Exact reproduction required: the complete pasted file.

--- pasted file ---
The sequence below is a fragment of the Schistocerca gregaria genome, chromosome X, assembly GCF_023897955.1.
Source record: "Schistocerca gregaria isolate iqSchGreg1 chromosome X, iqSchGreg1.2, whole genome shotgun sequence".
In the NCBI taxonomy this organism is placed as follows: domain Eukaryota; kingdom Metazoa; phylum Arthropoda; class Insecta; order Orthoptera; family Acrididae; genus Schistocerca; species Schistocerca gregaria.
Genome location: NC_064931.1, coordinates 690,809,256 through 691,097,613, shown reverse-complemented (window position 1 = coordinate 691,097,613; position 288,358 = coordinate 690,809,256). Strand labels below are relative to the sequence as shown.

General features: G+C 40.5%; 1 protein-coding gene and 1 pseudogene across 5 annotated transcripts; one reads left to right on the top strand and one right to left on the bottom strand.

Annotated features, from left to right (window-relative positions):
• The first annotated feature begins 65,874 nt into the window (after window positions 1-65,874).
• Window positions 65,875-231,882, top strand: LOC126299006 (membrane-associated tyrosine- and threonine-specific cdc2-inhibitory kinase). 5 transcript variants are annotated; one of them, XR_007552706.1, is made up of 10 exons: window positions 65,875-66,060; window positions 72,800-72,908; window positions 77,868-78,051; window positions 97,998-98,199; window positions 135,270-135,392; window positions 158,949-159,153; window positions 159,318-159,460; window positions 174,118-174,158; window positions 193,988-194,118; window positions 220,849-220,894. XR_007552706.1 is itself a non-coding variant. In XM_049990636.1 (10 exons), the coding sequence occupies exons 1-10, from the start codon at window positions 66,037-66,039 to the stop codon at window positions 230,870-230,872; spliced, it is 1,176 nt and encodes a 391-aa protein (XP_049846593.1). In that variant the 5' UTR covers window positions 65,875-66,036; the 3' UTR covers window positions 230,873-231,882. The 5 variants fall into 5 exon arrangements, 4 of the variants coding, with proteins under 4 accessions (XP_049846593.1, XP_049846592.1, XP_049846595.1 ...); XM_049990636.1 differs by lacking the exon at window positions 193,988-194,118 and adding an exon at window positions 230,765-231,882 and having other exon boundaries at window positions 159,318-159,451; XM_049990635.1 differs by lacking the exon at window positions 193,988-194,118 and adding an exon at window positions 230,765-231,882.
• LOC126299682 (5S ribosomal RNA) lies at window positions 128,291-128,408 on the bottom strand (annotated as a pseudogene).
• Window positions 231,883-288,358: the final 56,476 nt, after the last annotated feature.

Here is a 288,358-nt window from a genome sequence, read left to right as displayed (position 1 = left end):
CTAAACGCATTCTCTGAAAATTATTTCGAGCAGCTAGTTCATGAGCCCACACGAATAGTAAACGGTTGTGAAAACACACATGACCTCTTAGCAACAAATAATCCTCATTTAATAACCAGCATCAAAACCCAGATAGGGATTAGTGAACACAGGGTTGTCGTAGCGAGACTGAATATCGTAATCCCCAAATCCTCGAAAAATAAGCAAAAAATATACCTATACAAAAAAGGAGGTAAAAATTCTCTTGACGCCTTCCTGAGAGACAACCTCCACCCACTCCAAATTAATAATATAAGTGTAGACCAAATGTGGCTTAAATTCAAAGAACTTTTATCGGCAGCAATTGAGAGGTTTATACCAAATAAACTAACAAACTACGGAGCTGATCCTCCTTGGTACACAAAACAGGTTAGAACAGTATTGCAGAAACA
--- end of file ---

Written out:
The sequence below is a fragment of the Schistocerca gregaria genome, chromosome X, assembly GCF_023897955.1.
Source record: "Schistocerca gregaria isolate iqSchGreg1 chromosome X, iqSchGreg1.2, whole genome shotgun sequence".
In the NCBI taxonomy this organism is placed as follows: domain Eukaryota; kingdom Metazoa; phylum Arthropoda; class Insecta; order Orthoptera; family Acrididae; genus Schistocerca; species Schistocerca gregaria.
Genome location: NC_064931.1, coordinates 690,809,256 through 691,097,613, shown reverse-complemented (window position 1 = coordinate 691,097,613; position 288,358 = coordinate 690,809,256). Strand labels below are relative to the sequence as shown.

General features: G+C 40.5%; 1 protein-coding gene and 1 pseudogene across 5 annotated transcripts; one reads left to right on the top strand and one right to left on the bottom strand.

Annotated features, from left to right (window-relative positions):
• The first annotated feature begins 65,874 nt into the window (after window positions 1-65,874).
• Window positions 65,875-231,882, top strand: LOC126299006 (membrane-associated tyrosine- and threonine-specific cdc2-inhibitory kinase). 5 transcript variants are annotated; one of them, XR_007552706.1, is made up of 10 exons: window positions 65,875-66,060; window positions 72,800-72,908; window positions 77,868-78,051; window positions 97,998-98,199; window positions 135,270-135,392; window positions 158,949-159,153; window positions 159,318-159,460; window positions 174,118-174,158; window positions 193,988-194,118; window positions 220,849-220,894. XR_007552706.1 is itself a non-coding variant. In XM_049990636.1 (10 exons), the coding sequence occupies exons 1-10, from the start codon at window positions 66,037-66,039 to the stop codon at window positions 230,870-230,872; spliced, it is 1,176 nt and encodes a 391-aa protein (XP_049846593.1). In that variant the 5' UTR covers window positions 65,875-66,036; the 3' UTR covers window positions 230,873-231,882. The 5 variants fall into 5 exon arrangements, 4 of the variants coding, with proteins under 4 accessions (XP_049846593.1, XP_049846592.1, XP_049846595.1 ...); XM_049990636.1 differs by lacking the exon at window positions 193,988-194,118 and adding an exon at window positions 230,765-231,882 and having other exon boundaries at window positions 159,318-159,451; XM_049990635.1 differs by lacking the exon at window positions 193,988-194,118 and adding an exon at window positions 230,765-231,882.
• LOC126299682 (5S ribosomal RNA) lies at window positions 128,291-128,408 on the bottom strand (annotated as a pseudogene).
• Window positions 231,883-288,358: the final 56,476 nt, after the last annotated feature.

Here is a 288,358-nt window from a genome sequence, read left to right as displayed (position 1 = left end):
CTAAACGCATTCTCTGAAAATTATTTCGAGCAGCTAGTTCATGAGCCCACACGAATAGTAAACGGTTGTGAAAACACACATGACCTCTTAGCAACAAATAATCCTCATTTAATAACCAGCATCAAAACCCAGATAGGGATTAGTGAACACAGGGTTGTCGTAGCGAGACTGAATATCGTAATCCCCAAATCCTCGAAAAATAAGCAAAAAATATACCTATACAAAAAAGGAGGTAAAAATTCTCTTGACGCCTTCCTGAGAGACAACCTCCACCCACTCCAAATTAATAATATAAGTGTAGACCAAATGTGGCTTAAATTCAAAGAACTTTTATCGGCAGCAATTGAGAGGTTTATACCAAATAAACTAACAAACTACGGAGCTGATCCTCCTTGGTACACAAAACAGGTTAGAACAGTATTGCAGAAACA